FACT CHECK: Does This Image Show The Deputy Commissioner Of The FDA?
An image shared on Facebook claims to show the current deputy commissioner of the Food and Drug Administration (FDA).
The image shows Michael R. Taylor, who served as the FDA’s deputy commissioner for foods and veterinary medicine from 2010 to 2016, years after working as an executive for Monsanto. He no longer works at the FDA.
The Facebook post shows a screen grab of tweet purportedly from musician Kid Rock claiming that the current deputy commissioner of the FDA was once the vice president of the agribusiness company Monsanto. However, the man pictured in the screen grabbed tweet, Taylor, is not the FDA’s current deputy commissioner.
While Taylor did, according to a 2016 FDA press release, serve as the FDA’s deputy commissioner for foods and veterinary medicine from 2010 to 2016, he never served as the principal deputy commissioner, according to FDA records. The principal deputy commissioner position is vacant at the time of publication, according to the FDA’s leadership profile webpage.
Frank Yiannas currently holds Taylor’s former position, which now goes by the title deputy commissioner for food policy and response, according to The National Law Review. (RELATED: Did Mississippi, Alabama And Louisiana Revoke CNN’s Broadcasting License?)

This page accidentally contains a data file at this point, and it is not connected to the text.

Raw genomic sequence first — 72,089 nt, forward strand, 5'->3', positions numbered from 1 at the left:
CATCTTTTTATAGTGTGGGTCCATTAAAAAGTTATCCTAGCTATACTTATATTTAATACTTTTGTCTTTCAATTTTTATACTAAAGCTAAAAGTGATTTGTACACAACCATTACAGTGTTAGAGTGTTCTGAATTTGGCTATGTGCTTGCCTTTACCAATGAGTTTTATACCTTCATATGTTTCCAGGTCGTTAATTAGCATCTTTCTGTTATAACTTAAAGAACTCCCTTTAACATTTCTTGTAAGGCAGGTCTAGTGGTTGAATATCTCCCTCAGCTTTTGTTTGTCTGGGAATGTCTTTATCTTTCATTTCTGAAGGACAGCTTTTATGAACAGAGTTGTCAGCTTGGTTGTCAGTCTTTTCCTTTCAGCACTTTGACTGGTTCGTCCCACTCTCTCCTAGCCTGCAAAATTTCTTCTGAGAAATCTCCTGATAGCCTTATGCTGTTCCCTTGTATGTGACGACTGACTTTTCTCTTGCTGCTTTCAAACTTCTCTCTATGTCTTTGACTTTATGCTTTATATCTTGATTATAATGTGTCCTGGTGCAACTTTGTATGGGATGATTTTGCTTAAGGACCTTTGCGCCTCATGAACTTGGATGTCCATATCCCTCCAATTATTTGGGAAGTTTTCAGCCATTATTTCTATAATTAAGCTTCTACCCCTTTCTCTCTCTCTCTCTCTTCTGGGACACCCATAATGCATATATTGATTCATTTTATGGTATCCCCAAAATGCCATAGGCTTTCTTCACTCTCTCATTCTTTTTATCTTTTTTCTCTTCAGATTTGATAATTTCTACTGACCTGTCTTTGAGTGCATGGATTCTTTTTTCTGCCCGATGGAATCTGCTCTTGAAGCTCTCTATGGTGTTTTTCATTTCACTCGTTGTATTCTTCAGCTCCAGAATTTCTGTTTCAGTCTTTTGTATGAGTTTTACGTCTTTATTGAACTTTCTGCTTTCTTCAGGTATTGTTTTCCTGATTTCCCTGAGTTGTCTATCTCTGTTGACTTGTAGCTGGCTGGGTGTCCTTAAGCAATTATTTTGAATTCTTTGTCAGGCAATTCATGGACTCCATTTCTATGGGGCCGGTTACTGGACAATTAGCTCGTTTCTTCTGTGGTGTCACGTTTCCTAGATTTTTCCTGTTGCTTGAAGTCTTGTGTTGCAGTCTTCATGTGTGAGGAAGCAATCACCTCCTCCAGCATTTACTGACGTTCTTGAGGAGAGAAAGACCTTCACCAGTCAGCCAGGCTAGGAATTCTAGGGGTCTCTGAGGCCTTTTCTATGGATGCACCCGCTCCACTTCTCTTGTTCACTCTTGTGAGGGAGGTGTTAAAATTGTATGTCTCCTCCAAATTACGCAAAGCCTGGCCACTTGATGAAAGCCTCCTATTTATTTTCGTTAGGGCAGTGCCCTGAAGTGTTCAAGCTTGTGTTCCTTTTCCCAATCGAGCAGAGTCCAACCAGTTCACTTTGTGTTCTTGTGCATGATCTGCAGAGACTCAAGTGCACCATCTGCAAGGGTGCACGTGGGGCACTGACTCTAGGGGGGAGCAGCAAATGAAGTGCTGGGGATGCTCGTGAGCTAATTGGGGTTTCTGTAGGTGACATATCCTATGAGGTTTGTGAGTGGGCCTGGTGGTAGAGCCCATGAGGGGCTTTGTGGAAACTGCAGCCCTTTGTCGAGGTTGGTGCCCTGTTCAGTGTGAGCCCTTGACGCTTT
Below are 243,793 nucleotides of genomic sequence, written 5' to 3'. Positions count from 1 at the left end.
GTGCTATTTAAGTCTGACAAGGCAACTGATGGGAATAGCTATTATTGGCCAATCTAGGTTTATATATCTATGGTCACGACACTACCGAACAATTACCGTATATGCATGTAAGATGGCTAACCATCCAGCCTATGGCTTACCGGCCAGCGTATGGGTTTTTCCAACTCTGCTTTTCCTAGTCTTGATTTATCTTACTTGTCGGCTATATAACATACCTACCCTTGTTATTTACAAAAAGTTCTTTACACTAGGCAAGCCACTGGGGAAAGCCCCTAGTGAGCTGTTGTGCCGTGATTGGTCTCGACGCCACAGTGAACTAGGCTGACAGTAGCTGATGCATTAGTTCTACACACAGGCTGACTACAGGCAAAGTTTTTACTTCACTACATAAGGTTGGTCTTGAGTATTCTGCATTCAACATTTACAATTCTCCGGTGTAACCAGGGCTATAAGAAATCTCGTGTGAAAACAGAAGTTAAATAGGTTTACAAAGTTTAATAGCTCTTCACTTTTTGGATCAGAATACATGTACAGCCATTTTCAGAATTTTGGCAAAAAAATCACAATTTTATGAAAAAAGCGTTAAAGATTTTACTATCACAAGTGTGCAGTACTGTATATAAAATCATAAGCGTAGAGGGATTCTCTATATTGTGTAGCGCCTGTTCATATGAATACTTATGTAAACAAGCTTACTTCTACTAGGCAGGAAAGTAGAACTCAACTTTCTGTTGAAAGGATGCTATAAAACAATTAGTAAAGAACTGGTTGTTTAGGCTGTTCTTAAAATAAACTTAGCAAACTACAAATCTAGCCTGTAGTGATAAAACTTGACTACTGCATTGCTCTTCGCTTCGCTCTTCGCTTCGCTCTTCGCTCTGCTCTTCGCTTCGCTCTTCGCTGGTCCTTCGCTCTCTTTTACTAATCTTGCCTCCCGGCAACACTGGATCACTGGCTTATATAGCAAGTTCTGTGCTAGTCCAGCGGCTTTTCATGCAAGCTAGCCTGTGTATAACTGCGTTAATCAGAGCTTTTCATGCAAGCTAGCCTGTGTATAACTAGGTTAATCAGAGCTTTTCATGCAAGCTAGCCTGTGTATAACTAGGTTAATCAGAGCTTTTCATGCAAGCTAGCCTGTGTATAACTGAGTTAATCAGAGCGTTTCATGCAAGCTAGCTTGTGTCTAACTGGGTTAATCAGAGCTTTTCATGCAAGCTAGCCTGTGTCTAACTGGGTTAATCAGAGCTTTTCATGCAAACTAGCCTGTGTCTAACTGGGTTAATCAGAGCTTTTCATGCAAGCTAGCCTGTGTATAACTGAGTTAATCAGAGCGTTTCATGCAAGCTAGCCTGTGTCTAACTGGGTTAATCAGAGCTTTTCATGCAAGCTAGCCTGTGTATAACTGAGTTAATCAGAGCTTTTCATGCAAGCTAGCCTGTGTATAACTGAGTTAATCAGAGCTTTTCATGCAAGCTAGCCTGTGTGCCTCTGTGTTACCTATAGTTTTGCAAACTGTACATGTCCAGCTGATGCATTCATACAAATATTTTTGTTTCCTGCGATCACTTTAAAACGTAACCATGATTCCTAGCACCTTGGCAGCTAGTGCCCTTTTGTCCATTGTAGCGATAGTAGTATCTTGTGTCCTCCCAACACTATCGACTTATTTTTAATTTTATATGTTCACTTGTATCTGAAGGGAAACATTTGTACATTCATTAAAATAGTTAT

As the screen grabbed tweet suggests, Taylor previously worked for Monsanto, serving as the vice president of Public Policy from 1998 to 2001, according to The Washington Post. Several activists opposed his appointment to the FDA because of his previous work at Monsanto, the outlet reported.
Monsanto was acquired by Bayer in 2018. Bayer said in June 2020 that it would pay $8.8 billion to $9.6 billion “to resolve the current Roundup™ litigation” and $1.25 billion “to support a separate class agreement to address potential future litigation” inherited through its Monsanto acquisition, according to a press release. Thousands of lawsuits have alleged Monsanto’s weed-killing product Roundup causes cancer, while Bayer has refuted that allegation, the Associated Press reported. The U.S. Environmental Protection Agency concluded in January 2020 that “there are no risks of concern to human health” when glyphosate, a key ingredient in Roundup, is “used according to the label.”